Evolution of the Crypto Industry Over Time: Bitcoin ETF Applications from 2013 to 2024
The foundations of the crypto industry were laid in 2013 when the Winklevoss twins applied for a Bitcoin ETF. However, at that time, Bitcoin's market value had surpassed $1 billion, and its price was around $87. Financial Times' concerns back then revolved around Wall Street not seeing Bitcoin as a suitable asset class for a $2 trillion ETF market.
Bitcoin ETF Applications in 2013-2014
Comparing applications from 2013-2014 with current ones reveals how the industry has matured and grappled with regulatory compliance. The storage problem, one of the SEC's concerns in 2013, has now been addressed through more complex systems involving cold storage, advanced private key management, and comprehensive risk controls.
Successful 2024 Applications
With the arrival of 2024, applications have succeeded, and market surveillance mechanisms have come into play. Referencing agreements with companies like Coinbase and NASDAQ, it's evident that regulators and ETF providers are adopting a model that doesn't overly restrict broader market activities, highlighting the use of personally identifiable information.
Rejected in 2017
The Winklevoss twins' 2017 application was rejected due to high fraud and market manipulation risks. Current Bitcoin ETF applications indicate the industry's maturity and compliance with regulations, considering past experiences. Increased regulations and improved infrastructure in the future could facilitate more institutional participation and growth.
Statement from SEC Chairman Gary Gensler
SEC Chairman Gary Gensler stated on January 9 that there is no evidence or indication that unauthorized individuals who accessed the SEC's X account have accessed social media accounts, other systems, data, or devices.
Gensler emphasized that the SEC takes the security breach seriously and is investigating not only regulators but also crypto investors and marketplaces. He mentioned that assessments of whether additional security measures for commission staff are necessary are ongoing.
Gensler announced that the investigation into the matter is ongoing. According to Gensler, the individual who gained unauthorized entry on January 9 tweeted about the approval of spot BTC ETFs through the SEC's X account.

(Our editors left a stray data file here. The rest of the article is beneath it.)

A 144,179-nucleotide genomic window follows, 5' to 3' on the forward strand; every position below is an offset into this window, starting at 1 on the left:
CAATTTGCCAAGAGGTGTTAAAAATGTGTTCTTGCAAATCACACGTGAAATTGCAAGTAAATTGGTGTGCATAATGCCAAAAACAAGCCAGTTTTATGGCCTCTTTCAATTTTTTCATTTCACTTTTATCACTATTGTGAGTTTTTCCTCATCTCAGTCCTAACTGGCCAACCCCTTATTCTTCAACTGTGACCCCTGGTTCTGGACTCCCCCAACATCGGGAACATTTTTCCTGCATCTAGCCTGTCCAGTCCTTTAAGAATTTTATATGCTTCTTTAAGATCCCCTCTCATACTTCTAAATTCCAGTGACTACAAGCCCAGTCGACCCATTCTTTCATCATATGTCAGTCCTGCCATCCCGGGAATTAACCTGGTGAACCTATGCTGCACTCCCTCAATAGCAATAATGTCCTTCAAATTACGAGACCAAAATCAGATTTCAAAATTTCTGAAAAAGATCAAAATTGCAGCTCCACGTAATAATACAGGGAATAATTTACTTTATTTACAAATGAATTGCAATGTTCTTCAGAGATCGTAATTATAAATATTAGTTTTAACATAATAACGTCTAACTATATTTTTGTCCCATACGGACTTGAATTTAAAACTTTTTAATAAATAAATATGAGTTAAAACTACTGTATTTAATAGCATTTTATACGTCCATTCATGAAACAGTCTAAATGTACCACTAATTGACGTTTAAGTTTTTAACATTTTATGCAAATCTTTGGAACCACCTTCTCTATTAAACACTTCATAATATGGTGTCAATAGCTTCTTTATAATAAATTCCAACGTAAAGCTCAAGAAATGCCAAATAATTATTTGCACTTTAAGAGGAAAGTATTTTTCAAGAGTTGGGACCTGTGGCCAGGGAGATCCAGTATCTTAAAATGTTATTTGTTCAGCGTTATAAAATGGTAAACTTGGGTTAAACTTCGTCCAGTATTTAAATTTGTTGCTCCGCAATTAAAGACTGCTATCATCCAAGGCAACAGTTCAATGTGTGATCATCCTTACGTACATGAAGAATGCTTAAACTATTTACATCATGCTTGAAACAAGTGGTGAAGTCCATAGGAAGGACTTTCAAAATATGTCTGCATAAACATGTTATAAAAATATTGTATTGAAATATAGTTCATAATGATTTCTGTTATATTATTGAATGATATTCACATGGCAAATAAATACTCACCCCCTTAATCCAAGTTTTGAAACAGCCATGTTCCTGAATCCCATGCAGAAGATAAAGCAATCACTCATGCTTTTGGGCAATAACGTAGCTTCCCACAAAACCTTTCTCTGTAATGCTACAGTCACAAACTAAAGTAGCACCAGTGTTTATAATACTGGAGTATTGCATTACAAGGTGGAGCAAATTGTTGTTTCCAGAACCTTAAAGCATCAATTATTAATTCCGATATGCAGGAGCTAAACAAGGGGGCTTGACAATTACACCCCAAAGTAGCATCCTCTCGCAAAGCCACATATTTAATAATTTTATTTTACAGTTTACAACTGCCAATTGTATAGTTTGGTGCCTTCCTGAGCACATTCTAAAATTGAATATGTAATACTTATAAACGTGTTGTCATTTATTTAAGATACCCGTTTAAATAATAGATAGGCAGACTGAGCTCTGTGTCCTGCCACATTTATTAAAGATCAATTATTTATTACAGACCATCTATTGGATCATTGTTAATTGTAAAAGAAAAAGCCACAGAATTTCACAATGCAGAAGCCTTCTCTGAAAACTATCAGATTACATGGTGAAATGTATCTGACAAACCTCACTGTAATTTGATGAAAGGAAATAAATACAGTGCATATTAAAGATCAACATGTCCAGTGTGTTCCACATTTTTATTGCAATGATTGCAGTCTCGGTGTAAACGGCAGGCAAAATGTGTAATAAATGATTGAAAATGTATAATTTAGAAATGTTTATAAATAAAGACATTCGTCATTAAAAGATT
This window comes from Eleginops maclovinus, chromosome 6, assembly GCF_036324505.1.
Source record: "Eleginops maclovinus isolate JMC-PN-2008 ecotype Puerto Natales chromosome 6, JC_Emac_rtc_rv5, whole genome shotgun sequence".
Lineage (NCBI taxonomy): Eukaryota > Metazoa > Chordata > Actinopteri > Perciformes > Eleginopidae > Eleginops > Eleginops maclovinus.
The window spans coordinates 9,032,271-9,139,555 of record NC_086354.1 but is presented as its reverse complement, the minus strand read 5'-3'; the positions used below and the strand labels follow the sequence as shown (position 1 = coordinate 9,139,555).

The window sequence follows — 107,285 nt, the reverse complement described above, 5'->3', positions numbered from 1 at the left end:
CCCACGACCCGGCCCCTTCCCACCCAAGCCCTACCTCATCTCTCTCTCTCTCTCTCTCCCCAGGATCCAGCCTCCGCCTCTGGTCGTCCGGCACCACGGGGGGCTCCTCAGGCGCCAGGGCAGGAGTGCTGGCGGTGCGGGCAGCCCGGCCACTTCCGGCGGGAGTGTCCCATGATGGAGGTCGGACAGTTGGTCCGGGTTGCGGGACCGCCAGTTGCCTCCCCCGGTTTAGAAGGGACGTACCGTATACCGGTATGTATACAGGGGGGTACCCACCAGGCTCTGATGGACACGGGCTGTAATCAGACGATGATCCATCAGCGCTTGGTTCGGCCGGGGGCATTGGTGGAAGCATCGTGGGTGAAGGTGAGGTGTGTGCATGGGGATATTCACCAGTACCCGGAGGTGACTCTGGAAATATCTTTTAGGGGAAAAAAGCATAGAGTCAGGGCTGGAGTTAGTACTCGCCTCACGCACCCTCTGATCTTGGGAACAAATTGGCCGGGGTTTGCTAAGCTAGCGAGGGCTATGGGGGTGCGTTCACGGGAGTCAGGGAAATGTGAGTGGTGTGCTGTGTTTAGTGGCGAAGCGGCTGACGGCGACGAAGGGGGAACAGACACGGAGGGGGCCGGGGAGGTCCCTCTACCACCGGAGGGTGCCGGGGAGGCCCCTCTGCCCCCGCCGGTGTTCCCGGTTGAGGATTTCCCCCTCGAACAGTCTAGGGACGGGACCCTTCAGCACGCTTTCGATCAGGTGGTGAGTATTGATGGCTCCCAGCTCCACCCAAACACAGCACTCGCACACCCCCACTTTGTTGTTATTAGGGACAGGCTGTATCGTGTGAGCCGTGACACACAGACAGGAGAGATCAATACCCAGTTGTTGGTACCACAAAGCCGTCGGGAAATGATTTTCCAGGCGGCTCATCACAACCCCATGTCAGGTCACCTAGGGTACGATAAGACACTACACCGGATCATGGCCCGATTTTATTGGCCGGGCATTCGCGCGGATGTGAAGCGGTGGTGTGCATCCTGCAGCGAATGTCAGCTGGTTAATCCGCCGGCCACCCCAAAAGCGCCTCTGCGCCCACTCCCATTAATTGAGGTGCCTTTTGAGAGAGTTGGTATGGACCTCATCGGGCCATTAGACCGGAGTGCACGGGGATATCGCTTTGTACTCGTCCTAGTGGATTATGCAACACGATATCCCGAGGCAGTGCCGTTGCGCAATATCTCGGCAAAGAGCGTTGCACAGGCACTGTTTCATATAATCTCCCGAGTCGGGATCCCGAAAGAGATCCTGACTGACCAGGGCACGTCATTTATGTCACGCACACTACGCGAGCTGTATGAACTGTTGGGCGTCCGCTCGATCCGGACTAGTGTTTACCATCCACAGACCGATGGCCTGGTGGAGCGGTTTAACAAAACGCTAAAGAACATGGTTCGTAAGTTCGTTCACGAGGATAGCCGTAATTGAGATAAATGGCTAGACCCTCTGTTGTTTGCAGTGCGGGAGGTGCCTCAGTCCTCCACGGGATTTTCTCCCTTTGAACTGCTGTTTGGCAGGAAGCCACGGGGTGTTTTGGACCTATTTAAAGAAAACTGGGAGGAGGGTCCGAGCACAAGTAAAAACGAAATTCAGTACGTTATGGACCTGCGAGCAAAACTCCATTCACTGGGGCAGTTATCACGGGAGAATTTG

Statement from X Regarding the Incident
SEC contacted X to prevent unauthorized access. X announced that they promptly blocked unauthorized access to the account. President Gensler reminded that neither X nor any other social media account was used to announce developments.
Digital Turkish Lira Project: Central Bank's Initial Steps
Central bank published the Phase 1 Evaluation Report within the scope of the digital Turkish lira project. The report indicates that the efforts revolve around architectural design, technical tests, and general principles. However, it was emphasized that, at this stage, the project does not yet have an official nature.
The digital Turkish lira system is designed to integrate with digital identity and public services, progressing accordingly. Each user will have a unique "MOTA" value, serving as a label for digital Turkish lira accounts while preserving personal privacy.
Programmable Payments and Competition
Programmable payments play a significant role among the services provided by the digital Turkish lira. The central bank report suggests the emergence of a new sector focusing on smart contract writing with the digital Turkish lira.
Account Identification Mechanisms and Privacy
While emphasizing the creation of account identification mechanisms with the MOTA value, the report highlights the protection of personal privacy. However, it is acknowledged that financial intermediaries may have access to identity verification information with this value for legal transactions.
Hardware wallets are targeted for the secure storage and use of the digital lira. This is expected to contribute to the development of the local hardware wallet market and the emergence of manufacturers. Expectations for users and institutions have reached a high level with the development of the digital Turkish lira.
Bonus: What Happens to Crypto Assets When You Die?
As crucial as the security of crypto assets is the issue of accessing them in the event of the owner's death. According to Glassnode's 2020 data, it is estimated that 10% of Bitcoin's circulating supply is permanently lost, attributed to neglected security measures.
Inheriting Crypto Assets
Users looking to secure their assets need to determine the correct approach to accessing crypto assets. Selecting the right person is a challenging process for everyone in terms of trust and technological knowledge.
When leaving crypto assets as an inheritance, considering both trust in the chosen heir and their level of technological knowledge is crucial. Trusting multiple individuals can prevent theft but carries the risk of system collapse in case of an error.
The person leaving the assets should determine the heir's location and plan access steps to the assets. Safely storing and backing up copies of necessary passwords and key information is crucial to provide access to the assets.